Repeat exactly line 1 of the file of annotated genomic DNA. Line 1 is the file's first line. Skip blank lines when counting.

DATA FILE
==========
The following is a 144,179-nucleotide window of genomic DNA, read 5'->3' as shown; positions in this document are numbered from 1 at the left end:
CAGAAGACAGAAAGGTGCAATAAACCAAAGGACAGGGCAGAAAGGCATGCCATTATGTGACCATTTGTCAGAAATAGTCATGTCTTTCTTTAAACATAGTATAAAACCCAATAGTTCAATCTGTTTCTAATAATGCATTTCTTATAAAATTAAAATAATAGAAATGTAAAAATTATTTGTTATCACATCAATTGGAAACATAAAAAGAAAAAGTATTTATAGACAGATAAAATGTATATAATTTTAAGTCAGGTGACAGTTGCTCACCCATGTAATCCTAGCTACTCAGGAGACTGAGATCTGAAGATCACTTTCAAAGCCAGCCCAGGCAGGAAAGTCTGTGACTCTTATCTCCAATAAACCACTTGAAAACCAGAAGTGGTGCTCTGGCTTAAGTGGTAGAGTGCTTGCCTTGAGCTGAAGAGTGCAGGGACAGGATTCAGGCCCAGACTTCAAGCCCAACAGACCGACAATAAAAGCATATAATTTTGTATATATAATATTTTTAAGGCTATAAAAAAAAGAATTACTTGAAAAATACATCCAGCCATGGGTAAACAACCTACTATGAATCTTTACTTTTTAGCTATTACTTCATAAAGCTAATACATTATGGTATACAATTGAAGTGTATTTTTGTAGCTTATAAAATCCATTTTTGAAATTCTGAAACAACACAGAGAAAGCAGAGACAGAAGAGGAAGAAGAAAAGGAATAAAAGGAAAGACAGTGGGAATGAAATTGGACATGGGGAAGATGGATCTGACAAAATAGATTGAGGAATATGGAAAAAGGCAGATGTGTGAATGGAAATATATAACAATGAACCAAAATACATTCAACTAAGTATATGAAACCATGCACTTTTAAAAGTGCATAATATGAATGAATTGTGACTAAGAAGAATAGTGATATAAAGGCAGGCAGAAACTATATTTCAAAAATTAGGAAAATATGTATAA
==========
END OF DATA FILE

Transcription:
The following is a 144,179-nucleotide window of genomic DNA, read 5'->3' as shown; positions in this document are numbered from 1 at the left end: